FIG. 1 illustrates a communication system, indicated generally at 10, that includes a call manager 12 responsible for routing calls for packet-enabled telephony communication devices 14 through various available networks, such as an Internet protocol (IP) network 16 and the public switched telephone network (PSTN) 18. In the example illustrated, call manager 12 manages telephony routing for devices 14 in multiple geographic locations, including San Jose and Dallas in this example. Within each geographical area, call manager 12 may use gateways 20 to route telephone calls between IP network 16 and other networks, such as PSTN 18. These gateways 20 may couple to various elements of PSTN 18, such as a local exchange carrier (LEC) 22 or an inter-exchange carrier (IXC) 24 and may couple to other types of networks such as a private branch exchange (PBX) 26. In general, call manager 12 controls the routing of telephone calls from devices 14 across IP network 16, through PSTN 18, or through other available communication networks.
To control routing of telephone calls involving devices 14, call manager 12 includes a memory 28 that maintains one or more route plans 30 detailing appropriate routing for telephone calls. Route plans 30 include information for routing calls and restricting access of users and groups of users to various services. For example, route plans 30 may control the access of selected devices 14 to services, such as access to external networks, long distance services, or international services. Moreover, route plans 30 control the routing of these calls, when permitted, to appropriate gateways 20 depending on conditions in various networks, such as IP network 16 and PSTN 18.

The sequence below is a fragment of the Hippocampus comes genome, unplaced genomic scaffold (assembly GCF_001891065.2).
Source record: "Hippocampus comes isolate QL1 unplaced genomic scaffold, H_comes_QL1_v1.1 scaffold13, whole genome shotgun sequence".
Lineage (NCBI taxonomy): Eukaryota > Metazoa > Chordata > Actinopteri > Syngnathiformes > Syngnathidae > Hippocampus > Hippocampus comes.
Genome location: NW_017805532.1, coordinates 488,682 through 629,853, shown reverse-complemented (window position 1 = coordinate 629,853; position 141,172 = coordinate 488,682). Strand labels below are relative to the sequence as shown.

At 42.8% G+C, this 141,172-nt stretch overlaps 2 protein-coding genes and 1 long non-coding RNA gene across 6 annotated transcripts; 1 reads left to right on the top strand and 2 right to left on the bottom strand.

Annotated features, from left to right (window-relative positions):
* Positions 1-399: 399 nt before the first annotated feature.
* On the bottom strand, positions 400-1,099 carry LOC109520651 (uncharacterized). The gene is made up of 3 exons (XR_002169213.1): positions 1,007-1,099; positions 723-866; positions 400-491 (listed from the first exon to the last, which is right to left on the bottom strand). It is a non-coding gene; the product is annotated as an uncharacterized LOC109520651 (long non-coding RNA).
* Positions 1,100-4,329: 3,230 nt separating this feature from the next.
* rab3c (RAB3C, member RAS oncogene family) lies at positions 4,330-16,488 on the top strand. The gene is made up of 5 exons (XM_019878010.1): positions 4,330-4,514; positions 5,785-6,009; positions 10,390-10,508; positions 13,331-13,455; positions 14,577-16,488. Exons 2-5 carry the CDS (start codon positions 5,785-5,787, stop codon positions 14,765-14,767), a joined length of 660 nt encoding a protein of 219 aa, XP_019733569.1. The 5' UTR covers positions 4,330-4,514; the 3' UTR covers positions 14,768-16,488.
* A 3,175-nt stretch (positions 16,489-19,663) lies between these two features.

For example, consider device 14 in Dallas placing a telephone call to an external telecommunications device attached to PSTN 18 in San Jose. From a cost standpoint, call manager 12 would ideally route this call through IP network 16 to gateway 20 in San Jose for connection to the external device as a local telephone call. However, depending upon the availability of gateways 20, this route may not be available. Thus, if call manager 12 determines that no gateways 20 are available for the call in San Jose, call manager 12 may “fall back” to routing the call as a long distance telephone call across PSTN 18 through gateway 20 in Dallas. Therefore, route plans 30 may specify a series of gateways 20 for particular patterns of dialed digits to provide multiple potential paths for routing calls.
However, depending on the route used for a call, the calling party's digits and/or the called party's digits may be inappropriate. That is, many networks have specific requirements for the digits of the called and calling parties. Thus, in addition to controlling the routing of telephone calls to appropriate gateways 20, route plans 30 may also specify transformations to the called digits as well as the calling party's digits based on the routing decisions made. For example, if the telephone call from device 14 in Dallas routes through gateway 20 in San Jose, then call manager 12 may modify the dialed digits to remove any long distance access codes and/or the area code dialed by device 14 in Dallas, since the call placed from gateway 20 in San Jose through PSTN 18 to the external device is a local telephone call. Moreover, since PSTN 18 in San Jose may not recognize local calls originating from calling parties with an area code from Dallas, call manager 12 may also modify the calling party digits, for example, by replacing the calling party digits with a local switchboard number in San Jose.
According to a particular embodiment, selected route plans 30 include route lists, route groups, route patterns, and route filters. The route patterns enable call manger 12 to recognize dialed digits and then route a call. Moreover, a route pattern may specify a set of patterns, such as all valid patterns for the North American Numbering Plan (NANP). Route filters permit call manager 12 to restrict access to only specific patterns specified by route plan 30. For example, a route pattern indicating all valid NANP patterns may be restricted by a route filter that prohibits access to long distance or international numbers. Thus, using route patterns in conjunction with route filters, a selected route plan 30 may specify a number of different types of routing options for an administrator to later assign to particular users or groups of users.